Al Mohler urges young Baptists to save Convention
    December 30 2009 by Jeff Robinson, Baptist Press

     JACKSON, Tenn. — Do not leave the Southern Baptist Convention, save it, Al Mohler, president of Southern Baptist Theological Seminary, told college students during chapel at Union University.

    Mohler brought the closing address of the “Southern Baptists, Evangelicals and the Future of Denominationalism Conference.”

    He said the rise of secularism and the fall of cultural Christianity in the deep South over the past two decades have conspired to make the “20-something” generation crucial for defining the mission of the SBC in the near future. 

    “You must be a part of forging a new identity for the Southern Baptist Convention,” he said. Speaking to a chapel audience that included his daughter Katie,  a student at Union, Mohler said the heart of the denomination is a bigger issue than numbers: “the clarity of our vision, the essential importance of our mission,” Mohler asserted.

    Photo by Morris Abernathy

    R. Albert Mohler, Jr., president of the Southern Baptist Theological Seminary, delivers an address entitled “Southern Baptists, Evangelicals, and the Future of Denominationalism” at the Southern Baptists, Evangelicals, and the Future of Denominationalism conference.


    “It is going to be yours, and you are going to decide what to do with it.”

    The SBC is experiencing the death of cultural Christianity because the faith no longer holds the spiritual franchise it once did in the Bible Belt, Mohler said.

    “Any denomination that bases its future on the confidence of cultural Christianity deserves to die with that culture when it dies,” he said.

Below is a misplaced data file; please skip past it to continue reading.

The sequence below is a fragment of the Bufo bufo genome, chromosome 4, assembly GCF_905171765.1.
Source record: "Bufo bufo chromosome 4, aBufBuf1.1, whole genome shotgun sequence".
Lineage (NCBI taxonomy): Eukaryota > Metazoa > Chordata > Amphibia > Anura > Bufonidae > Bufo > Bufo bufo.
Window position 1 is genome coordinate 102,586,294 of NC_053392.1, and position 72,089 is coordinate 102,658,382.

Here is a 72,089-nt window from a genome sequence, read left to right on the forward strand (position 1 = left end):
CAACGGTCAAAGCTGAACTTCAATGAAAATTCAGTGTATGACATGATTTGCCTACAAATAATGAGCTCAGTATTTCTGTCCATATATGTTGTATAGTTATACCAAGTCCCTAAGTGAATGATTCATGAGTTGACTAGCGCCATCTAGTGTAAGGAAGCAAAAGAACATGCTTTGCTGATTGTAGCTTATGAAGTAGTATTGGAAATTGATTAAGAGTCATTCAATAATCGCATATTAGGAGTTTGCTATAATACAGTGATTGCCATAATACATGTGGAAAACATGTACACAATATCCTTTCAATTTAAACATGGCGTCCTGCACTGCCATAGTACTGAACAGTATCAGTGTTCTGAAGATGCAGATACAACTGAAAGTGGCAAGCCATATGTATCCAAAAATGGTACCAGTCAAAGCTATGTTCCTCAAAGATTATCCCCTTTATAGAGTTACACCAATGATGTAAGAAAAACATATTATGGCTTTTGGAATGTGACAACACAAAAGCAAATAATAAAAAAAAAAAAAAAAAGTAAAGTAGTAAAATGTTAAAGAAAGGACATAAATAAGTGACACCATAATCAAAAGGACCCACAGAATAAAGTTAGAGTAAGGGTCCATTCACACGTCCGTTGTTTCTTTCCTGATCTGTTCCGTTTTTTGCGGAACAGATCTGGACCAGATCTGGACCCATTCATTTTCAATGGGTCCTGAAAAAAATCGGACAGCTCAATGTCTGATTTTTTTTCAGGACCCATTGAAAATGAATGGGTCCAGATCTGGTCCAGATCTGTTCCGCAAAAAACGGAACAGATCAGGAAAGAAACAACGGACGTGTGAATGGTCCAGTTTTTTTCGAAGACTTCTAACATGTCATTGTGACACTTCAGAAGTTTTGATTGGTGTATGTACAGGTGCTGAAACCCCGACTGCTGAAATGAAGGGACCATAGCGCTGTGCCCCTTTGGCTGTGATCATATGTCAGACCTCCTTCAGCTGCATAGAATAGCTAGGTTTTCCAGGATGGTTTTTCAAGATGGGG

“It (a new identity) is not something we can create with a new slogan, for new slogans will not save us.

    “There is a need for a resurgence of Great Commission passion, vision, commitment and energy in our denomination.”

    He said “the cause of the gospel” called Southern Baptists together in 1845 and “only the cause of the gospel will keep us together, only the cause of the gospel is sufficient as a reason for us to be together.”

    To refocus a denomination on the Great Commission will be costly, Mohler said, because it will require asking questions that have not been asked within the SBC for several generations and dealing with issues not previously considered.

    “The vision before us is not the perpetuation of the Southern Baptist Convention, but the call of the nations to exult in the name of the Lord Jesus Christ,” Mohler said.

    “The great dynamic of the SBC cannot be to make certain that our statistics are healthy and that our charts point ever upward; it has to be that the glory of God would be evident in persons hearing the gospel and responding to the gospel and the establishment of godly churches that are ruled by Christ through His word and to show all that the church is called to show in terms of the fruit of righteousness and the power of the gospel.”

    “Do not give your life to the SBC because your grandmother was a Southern Baptist,” Mohler told the students.

    “Please do not invest your energies in the Southern Baptist Convention because you want to save something as an important artifact of American religion and southern culture and whatever else.

    “Give yourself to the SBC because you see this really can be a denomination that is transformed by a resurgence of Great Commission passion to reach the world for the glory of God, a denomination ready to ask the hard questions and to let goods and kindred go in order to do what God would have us do in the generation ahead,” Mohler urged.

    “I am not imploring you to leave the Southern Baptist Convention; I am imploring you to save it.”

    (EDITOR’S NOTE — Robinson is director of news and information at Southern Baptist Theological Seminary.) 

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    12/30/2009 12:05:00 AM by Jeff Robinson, Baptist Press | with 7 comments




Comments
Gene Scarborough
And who was it who so "brilliantly" has made Calvinism a focus when that was a Presbyterian tenant which kept them from being a dynamic missionary force since God "predestines" people to their eternal destination as if we have nothing to do with it.